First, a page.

• Larger Swing (two if you have the room): We have both a smaller travel swing and a larger swing. The larger swing is vastly superior although it does take up more room. My husband used to use the smaller swing during the days while I was at work, but I hardly ever used it. That being said, I know some babies are not big swing fans, so I think it would make sense to try one out and buy a second of whichever works for you. Also, I would say we get along fine with only one if your space is constricted like ours.
  • Standing bouncer/jumperoo (two if you have the room): Our boys loved to stand, even early on, which I know is not true of every baby. They've been in their standing bouncer since 2.5 months and absolutely love it. I often wished we had two so they could stare at each other while also practicing their standing.
  • Bouncy seat: Their bouncy seat makes a great place to play (kicking the danglers and activating the sound on their own) and sleep. The vibration element is sort of useless past 3 months, but was more valuable earlier on.
  • Piano Play Mat: Basically any activity gym will do, but this one has been a huge hit with a number of moms that I know. A big one might be nice that would accommodate two babies at the same time. We didn't register for one at first and that was stupid. They really like kicking the little piano, looking at their reflection, and grabbing at the dangling toys. It can often keep them entertained for 30-60 minutes. 
  • Pack n Play vibrating box: Our friend's loaned us theirs, but this hooks on to the corner of the pack n play and gives it a little bit more of a comforting feel by making it vibrate. This was useful in the first couple months.
  • 2 Pack n Plays: Having one set up in our dining room gave us a safe place to put the boys while we got bottles ready in the first few months before they could sit up. Looking back, I might've purchased one with a changing table so I didn't have to do stairs very early on when I was still recovering.
  • Walk Around: I love this thing like nobody's business. It takes up a lot of room, but it entertains them so so much. Also, unlike a traditional walker, they're able to practice walking without being in danger of running into furniture or falling down the stairs.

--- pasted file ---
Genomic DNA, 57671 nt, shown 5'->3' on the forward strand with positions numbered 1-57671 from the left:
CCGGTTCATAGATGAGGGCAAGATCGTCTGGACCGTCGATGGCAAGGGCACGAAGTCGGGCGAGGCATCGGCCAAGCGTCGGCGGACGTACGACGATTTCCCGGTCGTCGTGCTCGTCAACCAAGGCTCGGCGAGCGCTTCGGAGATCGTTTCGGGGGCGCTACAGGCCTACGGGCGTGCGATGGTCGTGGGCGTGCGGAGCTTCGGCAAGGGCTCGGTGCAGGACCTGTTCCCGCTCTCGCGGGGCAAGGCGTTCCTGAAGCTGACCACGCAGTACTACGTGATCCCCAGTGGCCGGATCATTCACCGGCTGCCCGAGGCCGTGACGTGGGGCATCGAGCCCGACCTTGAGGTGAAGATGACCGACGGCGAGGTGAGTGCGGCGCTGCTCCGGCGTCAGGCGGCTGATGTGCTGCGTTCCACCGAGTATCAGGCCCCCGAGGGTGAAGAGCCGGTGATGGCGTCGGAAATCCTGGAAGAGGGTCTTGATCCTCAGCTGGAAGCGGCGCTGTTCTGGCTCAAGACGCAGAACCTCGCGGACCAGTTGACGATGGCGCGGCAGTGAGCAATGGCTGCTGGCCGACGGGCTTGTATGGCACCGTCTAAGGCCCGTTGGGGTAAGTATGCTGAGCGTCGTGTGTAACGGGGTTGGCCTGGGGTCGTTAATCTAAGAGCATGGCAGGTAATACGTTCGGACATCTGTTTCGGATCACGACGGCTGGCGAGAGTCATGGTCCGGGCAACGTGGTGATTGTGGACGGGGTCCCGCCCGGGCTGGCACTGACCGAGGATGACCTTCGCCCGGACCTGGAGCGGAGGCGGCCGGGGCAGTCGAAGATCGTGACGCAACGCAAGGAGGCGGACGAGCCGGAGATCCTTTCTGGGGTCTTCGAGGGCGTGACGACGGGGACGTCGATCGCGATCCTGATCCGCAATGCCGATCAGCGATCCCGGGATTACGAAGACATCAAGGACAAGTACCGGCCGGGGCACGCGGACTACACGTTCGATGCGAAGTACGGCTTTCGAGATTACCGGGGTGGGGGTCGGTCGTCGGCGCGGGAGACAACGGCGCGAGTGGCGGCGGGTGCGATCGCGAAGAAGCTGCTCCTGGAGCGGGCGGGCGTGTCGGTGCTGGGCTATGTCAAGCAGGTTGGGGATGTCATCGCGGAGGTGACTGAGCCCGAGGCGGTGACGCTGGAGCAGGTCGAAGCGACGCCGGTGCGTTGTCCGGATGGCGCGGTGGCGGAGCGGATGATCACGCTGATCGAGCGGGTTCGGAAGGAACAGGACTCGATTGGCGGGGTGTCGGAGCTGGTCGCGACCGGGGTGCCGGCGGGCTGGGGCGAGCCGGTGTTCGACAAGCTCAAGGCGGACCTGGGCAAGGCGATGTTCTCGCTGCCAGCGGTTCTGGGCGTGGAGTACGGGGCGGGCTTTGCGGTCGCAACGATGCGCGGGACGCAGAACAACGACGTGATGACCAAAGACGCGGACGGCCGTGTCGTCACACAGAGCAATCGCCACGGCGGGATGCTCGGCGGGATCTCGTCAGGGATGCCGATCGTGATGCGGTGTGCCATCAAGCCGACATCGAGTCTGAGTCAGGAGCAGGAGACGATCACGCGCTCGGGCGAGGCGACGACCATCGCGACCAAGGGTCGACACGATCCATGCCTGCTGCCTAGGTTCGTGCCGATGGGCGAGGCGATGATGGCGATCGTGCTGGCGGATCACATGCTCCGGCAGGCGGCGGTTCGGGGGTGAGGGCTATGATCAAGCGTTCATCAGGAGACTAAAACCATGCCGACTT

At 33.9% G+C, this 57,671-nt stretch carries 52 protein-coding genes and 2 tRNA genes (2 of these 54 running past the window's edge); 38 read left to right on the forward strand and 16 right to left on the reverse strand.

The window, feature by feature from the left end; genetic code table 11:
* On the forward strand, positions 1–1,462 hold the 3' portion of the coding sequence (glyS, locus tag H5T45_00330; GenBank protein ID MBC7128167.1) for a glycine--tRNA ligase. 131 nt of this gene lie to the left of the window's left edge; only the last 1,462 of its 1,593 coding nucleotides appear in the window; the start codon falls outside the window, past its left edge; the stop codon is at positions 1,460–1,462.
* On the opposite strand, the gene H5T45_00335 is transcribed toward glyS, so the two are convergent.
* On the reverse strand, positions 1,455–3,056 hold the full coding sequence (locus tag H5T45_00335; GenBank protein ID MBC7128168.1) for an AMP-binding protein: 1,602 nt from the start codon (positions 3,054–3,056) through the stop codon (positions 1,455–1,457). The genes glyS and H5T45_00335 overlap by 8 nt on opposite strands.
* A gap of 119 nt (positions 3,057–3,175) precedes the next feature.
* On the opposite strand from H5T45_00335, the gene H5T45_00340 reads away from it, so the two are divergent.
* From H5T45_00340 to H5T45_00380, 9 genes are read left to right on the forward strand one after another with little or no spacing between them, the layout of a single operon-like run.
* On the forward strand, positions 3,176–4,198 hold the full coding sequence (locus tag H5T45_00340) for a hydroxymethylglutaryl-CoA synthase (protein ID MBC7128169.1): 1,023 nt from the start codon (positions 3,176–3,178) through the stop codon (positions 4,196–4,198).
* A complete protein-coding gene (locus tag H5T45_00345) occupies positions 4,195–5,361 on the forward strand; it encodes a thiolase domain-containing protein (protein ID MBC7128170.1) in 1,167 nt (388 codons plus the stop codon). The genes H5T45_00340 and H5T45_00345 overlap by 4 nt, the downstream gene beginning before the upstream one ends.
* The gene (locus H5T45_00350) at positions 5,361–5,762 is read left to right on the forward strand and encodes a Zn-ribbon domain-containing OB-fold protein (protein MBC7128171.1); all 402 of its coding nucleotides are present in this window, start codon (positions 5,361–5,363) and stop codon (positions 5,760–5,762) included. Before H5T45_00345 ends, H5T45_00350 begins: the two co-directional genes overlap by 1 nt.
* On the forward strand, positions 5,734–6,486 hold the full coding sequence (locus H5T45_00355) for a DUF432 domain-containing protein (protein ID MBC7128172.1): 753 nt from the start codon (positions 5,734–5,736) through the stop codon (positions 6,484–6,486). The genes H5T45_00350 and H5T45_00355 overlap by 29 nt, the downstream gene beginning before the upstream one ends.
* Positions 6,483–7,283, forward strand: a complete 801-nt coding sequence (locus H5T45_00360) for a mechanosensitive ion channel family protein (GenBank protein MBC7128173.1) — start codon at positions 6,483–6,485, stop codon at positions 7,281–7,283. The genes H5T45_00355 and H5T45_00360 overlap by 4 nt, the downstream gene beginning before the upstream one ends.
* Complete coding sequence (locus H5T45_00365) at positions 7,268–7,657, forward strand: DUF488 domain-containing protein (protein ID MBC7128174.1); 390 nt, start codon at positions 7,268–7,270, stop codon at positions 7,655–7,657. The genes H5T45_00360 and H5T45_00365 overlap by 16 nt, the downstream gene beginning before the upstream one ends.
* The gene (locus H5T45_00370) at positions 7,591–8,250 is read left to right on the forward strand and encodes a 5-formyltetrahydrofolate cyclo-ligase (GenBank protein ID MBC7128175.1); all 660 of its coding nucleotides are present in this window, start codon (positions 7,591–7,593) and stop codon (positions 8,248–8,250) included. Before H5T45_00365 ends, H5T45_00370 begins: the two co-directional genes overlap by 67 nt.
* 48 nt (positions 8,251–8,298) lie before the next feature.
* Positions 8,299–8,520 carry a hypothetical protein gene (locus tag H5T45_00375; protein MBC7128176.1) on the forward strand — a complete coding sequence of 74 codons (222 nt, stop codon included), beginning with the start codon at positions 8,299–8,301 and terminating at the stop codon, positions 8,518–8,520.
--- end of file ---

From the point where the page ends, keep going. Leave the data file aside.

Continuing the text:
• Summer Infant Seat: This was used for a very narrow window of time, but it was useful because there was a point where they desperately wanted to sit up but couldn't do it safely by themselves. I would avoid the Bumbo, only because our chunkers had thighs that wouldn't fit in the Bumbo.

  • Big board books: We have LOTS of books, but I would recommend getting board books, and board books that are over 6" wide. It makes it easier to read to them when you're also holding them at the same time. Also, it makes it easier for them to focus on the pictures when they're nice and big. Some of our favorite big books are Duck & Goose, Thank You Bear, and Windows to Color.
  • Infant Bathtub: You only need one because you're probably not going to bathe both babies simultaneously. We used the infant sling for the first two or three months, so I would definitely get one that comes with an infant sling. I think most do.
  • Receiving Blankets: These end up having multiple uses--wrapping baby, cleaning up spit up, burp clothes, covering the changing table early on when they pee on you at like every change.
  • Camera: We recently bought one and I wish we'd had it earlier. Our phone pics just don't have the high quality that I want baby pictures to have and they can't hold enough video.
  • Extra Soothie Pacis: We got a few from the hospital, but it helps to have at least five per baby placed in convenient locations around the house.
  • Wet/Dry Laundry Bag: We absolutely LOVE our laundry bag. It can hang on the door and it is easy to carry down to the washer and drier. We also have a smaller version for the diaper bag.
  • 4 Hooded Towels
  • Big pack of wash cloths: Great for their intended purpose, but also for covering boys up while they're being changed so you don't get an impromptu shower.
  • Purell: For guests, but also for your hands before and after changes and feedings.
  • Baby Detergent
  • California Baby Shampoo and Body Wash

Traveling with Infants: 8.5 Month Group Vacation Edition

At the end of July, we ventured to the Northwoods of Wisconsin for a week-long vacation with friends. We rented a gorgeous house (on an island, no less!) and prepared to spend a week relaxing by the fire, soaking in some sun, and playing with some cute babies. Of the eight adults going, 75% had kids as well, so we didn’t feel like a tremendous imposition bringing the kids along. In addition to the twins, the island was also home to a 2 year old and a 3 month old for the week.